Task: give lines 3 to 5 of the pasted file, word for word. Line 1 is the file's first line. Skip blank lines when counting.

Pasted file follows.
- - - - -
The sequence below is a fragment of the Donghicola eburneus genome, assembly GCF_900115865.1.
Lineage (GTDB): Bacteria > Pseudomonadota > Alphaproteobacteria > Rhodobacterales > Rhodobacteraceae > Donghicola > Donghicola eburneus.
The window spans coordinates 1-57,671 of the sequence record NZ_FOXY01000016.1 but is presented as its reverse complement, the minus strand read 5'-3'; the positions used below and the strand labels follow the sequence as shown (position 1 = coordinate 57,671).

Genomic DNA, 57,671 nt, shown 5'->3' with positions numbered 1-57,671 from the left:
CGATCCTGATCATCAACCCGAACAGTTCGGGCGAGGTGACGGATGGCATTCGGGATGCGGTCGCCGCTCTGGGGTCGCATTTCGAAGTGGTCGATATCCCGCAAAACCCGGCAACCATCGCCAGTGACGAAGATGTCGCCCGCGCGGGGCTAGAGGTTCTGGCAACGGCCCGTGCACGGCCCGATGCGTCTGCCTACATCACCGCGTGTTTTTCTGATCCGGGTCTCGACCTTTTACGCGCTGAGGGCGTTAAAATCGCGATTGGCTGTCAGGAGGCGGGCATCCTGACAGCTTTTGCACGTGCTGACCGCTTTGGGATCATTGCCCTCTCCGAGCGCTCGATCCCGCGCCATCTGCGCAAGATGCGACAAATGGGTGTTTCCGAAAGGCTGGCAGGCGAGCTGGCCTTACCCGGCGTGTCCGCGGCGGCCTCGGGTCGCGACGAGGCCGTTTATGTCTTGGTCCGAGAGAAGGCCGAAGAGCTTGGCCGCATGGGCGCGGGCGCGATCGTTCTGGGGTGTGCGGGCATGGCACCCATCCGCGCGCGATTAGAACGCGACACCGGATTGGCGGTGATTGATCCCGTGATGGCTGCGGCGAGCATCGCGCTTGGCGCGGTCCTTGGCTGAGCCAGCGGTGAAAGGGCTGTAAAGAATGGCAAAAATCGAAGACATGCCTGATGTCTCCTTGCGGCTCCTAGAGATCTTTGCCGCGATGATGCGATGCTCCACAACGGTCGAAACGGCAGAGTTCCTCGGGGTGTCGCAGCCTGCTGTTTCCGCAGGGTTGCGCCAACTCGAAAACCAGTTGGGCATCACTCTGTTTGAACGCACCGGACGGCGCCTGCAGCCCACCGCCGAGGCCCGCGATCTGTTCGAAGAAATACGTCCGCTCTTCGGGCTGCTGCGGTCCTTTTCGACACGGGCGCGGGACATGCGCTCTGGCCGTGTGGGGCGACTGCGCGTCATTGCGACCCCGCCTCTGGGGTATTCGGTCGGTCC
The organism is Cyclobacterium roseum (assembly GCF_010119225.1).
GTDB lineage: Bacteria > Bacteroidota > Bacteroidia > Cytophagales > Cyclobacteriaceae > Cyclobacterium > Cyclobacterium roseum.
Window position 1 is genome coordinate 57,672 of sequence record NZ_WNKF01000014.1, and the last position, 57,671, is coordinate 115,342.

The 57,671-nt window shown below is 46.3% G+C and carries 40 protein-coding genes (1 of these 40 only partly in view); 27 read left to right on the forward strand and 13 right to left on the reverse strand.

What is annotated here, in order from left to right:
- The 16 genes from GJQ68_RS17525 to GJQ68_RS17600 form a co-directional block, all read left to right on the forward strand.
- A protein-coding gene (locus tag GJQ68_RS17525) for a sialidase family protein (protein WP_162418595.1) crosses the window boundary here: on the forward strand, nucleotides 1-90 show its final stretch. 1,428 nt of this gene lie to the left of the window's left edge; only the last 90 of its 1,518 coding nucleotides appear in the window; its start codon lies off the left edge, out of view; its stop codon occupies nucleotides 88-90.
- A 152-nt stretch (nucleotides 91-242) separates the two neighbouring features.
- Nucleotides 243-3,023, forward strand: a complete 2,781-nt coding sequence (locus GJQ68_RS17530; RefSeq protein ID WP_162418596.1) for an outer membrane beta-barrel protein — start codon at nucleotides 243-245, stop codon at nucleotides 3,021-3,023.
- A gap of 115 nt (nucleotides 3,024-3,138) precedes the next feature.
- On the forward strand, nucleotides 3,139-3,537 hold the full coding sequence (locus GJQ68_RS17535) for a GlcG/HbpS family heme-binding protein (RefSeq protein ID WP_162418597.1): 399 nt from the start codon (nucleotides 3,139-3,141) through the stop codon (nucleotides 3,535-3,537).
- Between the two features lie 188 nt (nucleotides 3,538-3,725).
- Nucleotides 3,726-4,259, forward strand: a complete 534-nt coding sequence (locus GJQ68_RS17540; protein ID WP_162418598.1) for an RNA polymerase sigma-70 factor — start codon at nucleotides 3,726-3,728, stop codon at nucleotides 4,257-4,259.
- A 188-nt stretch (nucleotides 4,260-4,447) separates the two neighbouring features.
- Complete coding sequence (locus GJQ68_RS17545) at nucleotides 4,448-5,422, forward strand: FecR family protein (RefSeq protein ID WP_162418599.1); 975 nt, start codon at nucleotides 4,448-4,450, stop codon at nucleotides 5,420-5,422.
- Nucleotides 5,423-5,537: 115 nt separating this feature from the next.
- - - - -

The window spans coordinates 1-57,671 of the sequence record NZ_FOXY01000016.1 but is presented as its reverse complement, the minus strand read 5'-3'; the positions used below and the strand labels follow the sequence as shown (position 1 = coordinate 57,671).

Genomic DNA, 57,671 nt, shown 5'->3' with positions numbered 1-57,671 from the left:
CGATCCTGATCATCAACCCGAACAGTTCGGGCGAGGTGACGGATGGCATTCGGGATGCGGTCGCCGCTCTGGGGTCGCATTTCGAAGTGGTCGATATCCCGCAAAACCCGGCAACCATCGCCAGTGACGAAGATGTCGCCCGCGCGGGGCTAGAGGTTCTGGCAACGGCCCGTGCACGGCCCGATGCGTCTGCCTACATCACCGCGTGTTTTTCTGATCCGGGTCTCGACCTTTTACGCGCTGAGGGCGTTAAAATCGCGATTGGCTGTCAGGAGGCGGGCATCCTGACAGCTTTTGCACGTGCTGACCGCTTTGGGATCATTGCCCTCTCCGAGCGCTCGATCCCGCGCCATCTGCGCAAGATGCGACAAATGGGTGTTTCCGAAAGGCTGGCAGGCGAGCTGGCCTTACCCGGCGTGTCCGCGGCGGCCTCGGGTCGCGACGAGGCCGTTTATGTCTTGGTCCGAGAGAAGGCCGAAGAGCTTGGCCGCATGGGCGCGGGCGCGATCGTTCTGGGGTGTGCGGGCATGGCACCCATCCGCGCGCGATTAGAACGCGACACCGGATTGGCGGTGATTGATCCCGTGATGGCTGCGGCGAGCATCGCGCTTGGCGCGGTCCTTGGCTGAGCCAGCGGTGAAAGGGCTGTAAAGAATGGCAAAAATCGAAGACATGCCTGATGTCTCCTTGCGGCTCCTAGAGATCTTTGCCGCGATGATGCGATGCTCCACAACGGTCGAAACGGCAGAGTTCCTCGGGGTGTCGCAGCCTGCTGTTTCCGCAGGGTTGCGCCAACTCGAAAACCAGTTGGGCATCACTCTGTTTGAACGCACCGGACGGCGCCTGCAGCCCACCGCCGAGGCCCGCGATCTGTTCGAAGAAATACGTCCGCTCTTCGGGCTGCTGCGGTCCTTTTCGACACGGGCGCGGGACATGCGCTCTGGCCGTGTGGGGCGACTGCGCGTCATTGCGACCCCGCCTCTGGGGTATTCGGTCGGTCC